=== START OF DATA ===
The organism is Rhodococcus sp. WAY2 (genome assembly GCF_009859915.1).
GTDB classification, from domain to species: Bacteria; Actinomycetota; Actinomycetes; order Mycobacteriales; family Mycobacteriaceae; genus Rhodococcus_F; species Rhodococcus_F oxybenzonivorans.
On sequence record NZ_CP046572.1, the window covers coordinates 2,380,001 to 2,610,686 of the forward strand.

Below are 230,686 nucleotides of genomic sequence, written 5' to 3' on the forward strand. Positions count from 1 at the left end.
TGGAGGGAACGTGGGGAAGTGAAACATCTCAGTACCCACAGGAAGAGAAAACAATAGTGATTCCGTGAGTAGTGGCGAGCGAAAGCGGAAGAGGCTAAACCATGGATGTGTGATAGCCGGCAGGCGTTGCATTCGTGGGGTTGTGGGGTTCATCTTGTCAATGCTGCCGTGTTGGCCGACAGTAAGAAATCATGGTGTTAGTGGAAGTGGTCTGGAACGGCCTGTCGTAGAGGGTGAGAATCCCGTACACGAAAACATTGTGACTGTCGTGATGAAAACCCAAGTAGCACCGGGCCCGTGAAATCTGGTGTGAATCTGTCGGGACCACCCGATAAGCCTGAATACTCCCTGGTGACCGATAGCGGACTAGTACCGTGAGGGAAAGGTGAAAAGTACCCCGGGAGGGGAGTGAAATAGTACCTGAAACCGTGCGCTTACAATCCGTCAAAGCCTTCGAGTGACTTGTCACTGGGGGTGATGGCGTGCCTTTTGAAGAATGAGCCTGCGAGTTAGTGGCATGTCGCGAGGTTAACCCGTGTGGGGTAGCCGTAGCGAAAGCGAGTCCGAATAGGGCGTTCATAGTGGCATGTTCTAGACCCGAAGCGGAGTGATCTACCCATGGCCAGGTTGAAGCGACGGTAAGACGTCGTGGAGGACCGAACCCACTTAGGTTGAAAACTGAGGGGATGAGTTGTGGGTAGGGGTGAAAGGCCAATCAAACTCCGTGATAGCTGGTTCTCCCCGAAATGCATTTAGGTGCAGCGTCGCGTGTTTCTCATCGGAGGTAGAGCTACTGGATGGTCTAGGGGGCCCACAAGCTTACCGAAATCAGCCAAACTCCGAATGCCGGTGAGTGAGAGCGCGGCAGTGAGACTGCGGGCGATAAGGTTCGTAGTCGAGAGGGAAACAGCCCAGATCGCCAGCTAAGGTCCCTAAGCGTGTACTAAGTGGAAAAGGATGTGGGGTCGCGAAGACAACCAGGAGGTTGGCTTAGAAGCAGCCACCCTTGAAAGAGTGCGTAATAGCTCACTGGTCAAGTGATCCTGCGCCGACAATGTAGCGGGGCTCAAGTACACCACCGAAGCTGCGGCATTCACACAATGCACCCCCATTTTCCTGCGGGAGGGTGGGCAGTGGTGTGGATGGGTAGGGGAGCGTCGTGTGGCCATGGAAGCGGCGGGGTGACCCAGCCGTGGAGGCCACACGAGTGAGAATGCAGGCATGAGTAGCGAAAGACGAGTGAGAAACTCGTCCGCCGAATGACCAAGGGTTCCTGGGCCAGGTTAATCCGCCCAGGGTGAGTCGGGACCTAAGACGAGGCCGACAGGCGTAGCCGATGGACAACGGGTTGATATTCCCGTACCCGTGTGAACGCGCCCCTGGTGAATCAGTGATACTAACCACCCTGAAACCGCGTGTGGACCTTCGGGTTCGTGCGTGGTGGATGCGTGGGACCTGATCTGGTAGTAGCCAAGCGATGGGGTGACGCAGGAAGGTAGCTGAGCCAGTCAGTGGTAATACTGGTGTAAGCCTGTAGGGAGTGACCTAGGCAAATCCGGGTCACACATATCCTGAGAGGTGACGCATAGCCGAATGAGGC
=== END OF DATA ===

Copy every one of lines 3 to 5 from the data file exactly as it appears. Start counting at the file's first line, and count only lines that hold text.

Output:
On sequence record NZ_CP046572.1, the window covers coordinates 2,380,001 to 2,610,686 of the forward strand.

Below are 230,686 nucleotides of genomic sequence, written 5' to 3' on the forward strand. Positions count from 1 at the left end.
TGGAGGGAACGTGGGGAAGTGAAACATCTCAGTACCCACAGGAAGAGAAAACAATAGTGATTCCGTGAGTAGTGGCGAGCGAAAGCGGAAGAGGCTAAACCATGGATGTGTGATAGCCGGCAGGCGTTGCATTCGTGGGGTTGTGGGGTTCATCTTGTCAATGCTGCCGTGTTGGCCGACAGTAAGAAATCATGGTGTTAGTGGAAGTGGTCTGGAACGGCCTGTCGTAGAGGGTGAGAATCCCGTACACGAAAACATTGTGACTGTCGTGATGAAAACCCAAGTAGCACCGGGCCCGTGAAATCTGGTGTGAATCTGTCGGGACCACCCGATAAGCCTGAATACTCCCTGGTGACCGATAGCGGACTAGTACCGTGAGGGAAAGGTGAAAAGTACCCCGGGAGGGGAGTGAAATAGTACCTGAAACCGTGCGCTTACAATCCGTCAAAGCCTTCGAGTGACTTGTCACTGGGGGTGATGGCGTGCCTTTTGAAGAATGAGCCTGCGAGTTAGTGGCATGTCGCGAGGTTAACCCGTGTGGGGTAGCCGTAGCGAAAGCGAGTCCGAATAGGGCGTTCATAGTGGCATGTTCTAGACCCGAAGCGGAGTGATCTACCCATGGCCAGGTTGAAGCGACGGTAAGACGTCGTGGAGGACCGAACCCACTTAGGTTGAAAACTGAGGGGATGAGTTGTGGGTAGGGGTGAAAGGCCAATCAAACTCCGTGATAGCTGGTTCTCCCCGAAATGCATTTAGGTGCAGCGTCGCGTGTTTCTCATCGGAGGTAGAGCTACTGGATGGTCTAGGGGGCCCACAAGCTTACCGAAATCAGCCAAACTCCGAATGCCGGTGAGTGAGAGCGCGGCAGTGAGACTGCGGGCGATAAGGTTCGTAGTCGAGAGGGAAACAGCCCAGATCGCCAGCTAAGGTCCCTAAGCGTGTACTAAGTGGAAAAGGATGTGGGGTCGCGAAGACAACCAGGAGGTTGGCTTAGAAGCAGCCACCCTTGAAAGAGTGCGTAATAGCTCACTGGTCAAGTGATCCTGCGCCGACAATGTAGCGGGGCTCAAGTACACCACCGAAGCTGCGGCATTCACACAATGCACCCCCATTTTCCTGCGGGAGGGTGGGCAGTGGTGTGGATGGGTAGGGGAGCGTCGTGTGGCCATGGAAGCGGCGGGGTGACCCAGCCGTGGAGGCCACACGAGTGAGAATGCAGGCATGAGTAGCGAAAGACGAGTGAGAAACTCGTCCGCCGAATGACCAAGGGTTCCTGGGCCAGGTTAATCCGCCCAGGGTGAGTCGGGACCTAAGACGAGGCCGACAGGCGTAGCCGATGGACAACGGGTTGATATTCCCGTACCCGTGTGAACGCGCCCCTGGTGAATCAGTGATACTAACCACCCTGAAACCGCGTGTGGACCTTCGGGTTCGTGCGTGGTGGATGCGTGGGACCTGATCTGGTAGTAGCCAAGCGATGGGGTGACGCAGGAAGGTAGCTGAGCCAGTCAGTGGTAATACTGGTGTAAGCCTGTAGGGAGTGACCTAGGCAAATCCGGGTCACACATATCCTGAGAGGTGACGCATAGCCGAATGAGGC